4.5. Effect of Domain Size

The numerical parameters studied here are the outer boundary location, grid spacing, , and time step value, . The two first parameters are used for the discretization of the Poisson equations. The last one is the time discretization parameter and is closely related to the determination of the penalization parameter for the pressure Poisson equation. We studied the influence of these numerical parameters on the solution of the pressure Poisson equation for as an example.

To demonstrate that excessively large computational domains are not required, we carried out numerical simulations for flows with different outer boundaries. The grid spacing is fixed to and the time step value is . We tested the FFT points of , , and . Actual computational domains correspond to , , and , respectively. Figure 14 confirms the convergence of numerical results for . The computational domain , chosen at an early stage of flow development, is large enough to obtain a satisfactory solution in terms of pressure distributions near the body as shown in Figure 14(b). Enlarging the outer boundary barely has any effect on the results of vorticity as shown in Figure 15.

fig14
Figure 14: Effect of the outer boundary for at .
fig15
Figure 15: Comparison of vorticity isocontours on different computational domain sizes for : FFT points of (solid line) versus (dashed line).

5. Conclusion

The hybrid VIC-penalization method was applied in this study to simulate flows around an impulsively started circular cylinder in a wide range of Reynolds numbers: , 550, 3000, and 9500. The penalization method was used to enforce solid boundary conditions. The main issue of this study is the simulation of pressure fields around a solid body though the vorticity-velocity-pressure formulation including a penalty term. The pressure fields were independently computed from the solution procedure for vorticity, and it maintains the decoupling between a solid body and uniform rectangular meshes. For validation, the results of steady state flow at low Reynolds numbers and the early stage of unsteady flow at moderate and high Reynolds numbers were obtained and compared well with previous experimental and computational data available in the literature. The flows demonstrate the ability of our numerical algorithm to obtain the pressure field on a temporary grid without solving the integral equation for the total pressure. It is highly efficient and numerical implementation is easy.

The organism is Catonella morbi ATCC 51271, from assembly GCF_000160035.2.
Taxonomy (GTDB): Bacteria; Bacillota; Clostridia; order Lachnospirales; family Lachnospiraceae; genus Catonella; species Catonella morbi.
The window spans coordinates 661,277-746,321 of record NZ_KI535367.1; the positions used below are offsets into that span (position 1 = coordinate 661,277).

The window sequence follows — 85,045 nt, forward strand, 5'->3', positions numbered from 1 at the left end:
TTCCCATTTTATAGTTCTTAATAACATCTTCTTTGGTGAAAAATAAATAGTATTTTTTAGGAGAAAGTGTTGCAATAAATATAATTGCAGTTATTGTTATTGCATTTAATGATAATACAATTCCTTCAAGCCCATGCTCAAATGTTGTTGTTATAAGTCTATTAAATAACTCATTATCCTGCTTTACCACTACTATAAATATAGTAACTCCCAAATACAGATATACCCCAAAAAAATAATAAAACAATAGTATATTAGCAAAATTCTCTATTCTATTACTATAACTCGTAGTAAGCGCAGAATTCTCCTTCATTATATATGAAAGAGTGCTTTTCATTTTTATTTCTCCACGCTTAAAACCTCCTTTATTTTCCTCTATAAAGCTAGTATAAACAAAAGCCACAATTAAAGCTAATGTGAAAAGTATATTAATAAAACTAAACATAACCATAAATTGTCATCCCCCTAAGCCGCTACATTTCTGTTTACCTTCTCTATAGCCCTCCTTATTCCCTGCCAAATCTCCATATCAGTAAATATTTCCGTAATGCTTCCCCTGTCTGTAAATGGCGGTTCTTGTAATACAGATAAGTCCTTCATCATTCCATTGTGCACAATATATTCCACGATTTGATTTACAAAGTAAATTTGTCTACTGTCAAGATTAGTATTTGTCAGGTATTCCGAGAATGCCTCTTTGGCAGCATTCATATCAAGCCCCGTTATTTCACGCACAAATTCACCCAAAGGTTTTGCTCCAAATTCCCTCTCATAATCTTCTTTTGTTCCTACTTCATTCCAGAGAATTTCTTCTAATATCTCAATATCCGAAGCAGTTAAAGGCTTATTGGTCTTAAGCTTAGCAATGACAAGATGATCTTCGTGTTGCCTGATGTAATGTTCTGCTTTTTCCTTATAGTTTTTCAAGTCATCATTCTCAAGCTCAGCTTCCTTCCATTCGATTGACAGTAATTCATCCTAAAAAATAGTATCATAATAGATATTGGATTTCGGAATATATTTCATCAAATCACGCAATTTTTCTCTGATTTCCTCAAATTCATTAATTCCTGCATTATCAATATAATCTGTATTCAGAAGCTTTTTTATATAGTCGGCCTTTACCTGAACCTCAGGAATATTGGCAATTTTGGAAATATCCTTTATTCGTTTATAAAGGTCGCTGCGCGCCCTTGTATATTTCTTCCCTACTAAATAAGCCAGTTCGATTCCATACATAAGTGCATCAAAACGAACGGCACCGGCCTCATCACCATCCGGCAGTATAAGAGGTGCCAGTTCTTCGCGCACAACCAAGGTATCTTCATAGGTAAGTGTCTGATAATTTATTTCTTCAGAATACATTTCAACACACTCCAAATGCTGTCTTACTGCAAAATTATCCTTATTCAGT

Conflict of Interests

The authors declare that there is no conflict of interests regarding the publication of this paper.

Acknowledgments

This research was supported by the Korean Institute of Ocean Science & Technology sponsored by the Ministry of Trade, Industry & Energy (no. 10033668) and the Industrial Convergence Strategic Technology Development Program (no. 10044499) funded by the Ministry of Trade, Industry & Energy (MI, Korea).